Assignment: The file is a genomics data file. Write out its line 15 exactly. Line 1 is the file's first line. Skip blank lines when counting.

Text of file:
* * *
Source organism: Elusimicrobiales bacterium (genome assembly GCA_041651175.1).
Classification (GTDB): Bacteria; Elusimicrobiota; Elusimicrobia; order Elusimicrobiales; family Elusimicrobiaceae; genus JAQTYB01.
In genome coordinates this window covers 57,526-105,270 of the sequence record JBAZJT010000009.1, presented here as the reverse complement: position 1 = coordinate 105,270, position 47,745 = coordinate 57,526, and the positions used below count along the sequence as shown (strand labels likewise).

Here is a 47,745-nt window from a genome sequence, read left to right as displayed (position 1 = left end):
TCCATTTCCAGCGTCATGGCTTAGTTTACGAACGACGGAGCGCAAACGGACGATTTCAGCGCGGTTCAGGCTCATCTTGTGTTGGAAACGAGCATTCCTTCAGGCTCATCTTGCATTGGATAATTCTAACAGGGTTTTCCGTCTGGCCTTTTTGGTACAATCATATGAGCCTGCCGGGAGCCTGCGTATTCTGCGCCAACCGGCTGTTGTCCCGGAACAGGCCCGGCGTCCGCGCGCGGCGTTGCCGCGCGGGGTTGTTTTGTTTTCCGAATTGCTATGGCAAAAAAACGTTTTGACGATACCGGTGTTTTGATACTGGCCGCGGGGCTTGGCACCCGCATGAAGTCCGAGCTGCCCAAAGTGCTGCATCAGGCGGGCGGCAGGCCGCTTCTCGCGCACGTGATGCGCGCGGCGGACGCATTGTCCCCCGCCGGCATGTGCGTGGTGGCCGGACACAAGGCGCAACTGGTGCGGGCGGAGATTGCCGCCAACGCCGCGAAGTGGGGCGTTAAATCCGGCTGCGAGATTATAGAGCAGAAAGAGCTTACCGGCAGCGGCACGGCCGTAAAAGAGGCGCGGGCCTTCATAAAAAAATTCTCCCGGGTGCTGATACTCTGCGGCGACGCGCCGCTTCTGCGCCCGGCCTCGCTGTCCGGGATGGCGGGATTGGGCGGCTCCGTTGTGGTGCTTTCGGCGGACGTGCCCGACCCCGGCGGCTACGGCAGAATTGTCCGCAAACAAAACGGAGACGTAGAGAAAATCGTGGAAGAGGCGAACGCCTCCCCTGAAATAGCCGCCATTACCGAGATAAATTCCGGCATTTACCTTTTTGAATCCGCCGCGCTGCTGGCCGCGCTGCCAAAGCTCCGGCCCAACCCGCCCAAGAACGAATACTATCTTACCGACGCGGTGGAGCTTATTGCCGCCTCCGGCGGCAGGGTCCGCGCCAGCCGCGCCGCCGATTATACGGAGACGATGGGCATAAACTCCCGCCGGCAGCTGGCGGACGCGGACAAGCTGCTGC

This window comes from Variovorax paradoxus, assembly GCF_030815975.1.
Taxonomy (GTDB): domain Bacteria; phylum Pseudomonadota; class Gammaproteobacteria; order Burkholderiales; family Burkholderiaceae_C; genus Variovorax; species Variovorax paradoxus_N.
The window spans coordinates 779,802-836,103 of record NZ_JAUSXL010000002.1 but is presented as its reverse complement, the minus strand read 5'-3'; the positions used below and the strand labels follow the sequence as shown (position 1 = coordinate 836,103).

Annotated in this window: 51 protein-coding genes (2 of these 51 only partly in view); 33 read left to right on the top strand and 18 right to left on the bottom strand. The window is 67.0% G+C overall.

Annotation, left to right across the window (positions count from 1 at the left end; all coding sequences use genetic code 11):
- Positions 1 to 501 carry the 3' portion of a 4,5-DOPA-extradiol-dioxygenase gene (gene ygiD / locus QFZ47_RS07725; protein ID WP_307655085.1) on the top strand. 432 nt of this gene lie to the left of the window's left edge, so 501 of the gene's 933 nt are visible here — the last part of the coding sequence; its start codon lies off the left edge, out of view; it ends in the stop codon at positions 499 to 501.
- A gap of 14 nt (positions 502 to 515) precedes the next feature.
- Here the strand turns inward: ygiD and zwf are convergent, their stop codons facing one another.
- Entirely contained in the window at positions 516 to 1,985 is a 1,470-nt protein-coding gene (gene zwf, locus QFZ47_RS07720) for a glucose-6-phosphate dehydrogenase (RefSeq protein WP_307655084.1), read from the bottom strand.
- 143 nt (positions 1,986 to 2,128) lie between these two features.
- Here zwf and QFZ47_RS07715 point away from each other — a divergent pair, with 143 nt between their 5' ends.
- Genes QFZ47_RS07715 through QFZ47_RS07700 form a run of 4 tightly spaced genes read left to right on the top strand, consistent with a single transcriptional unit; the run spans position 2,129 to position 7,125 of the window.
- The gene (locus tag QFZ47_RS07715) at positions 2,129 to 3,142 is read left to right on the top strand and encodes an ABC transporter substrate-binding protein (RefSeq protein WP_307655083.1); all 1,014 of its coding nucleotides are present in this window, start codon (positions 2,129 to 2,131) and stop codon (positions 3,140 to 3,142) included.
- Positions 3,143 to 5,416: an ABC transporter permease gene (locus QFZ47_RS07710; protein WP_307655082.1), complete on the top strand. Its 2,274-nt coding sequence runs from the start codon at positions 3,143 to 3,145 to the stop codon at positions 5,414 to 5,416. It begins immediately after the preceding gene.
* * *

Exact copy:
- 143 nt (positions 1,986 to 2,128) lie between these two features.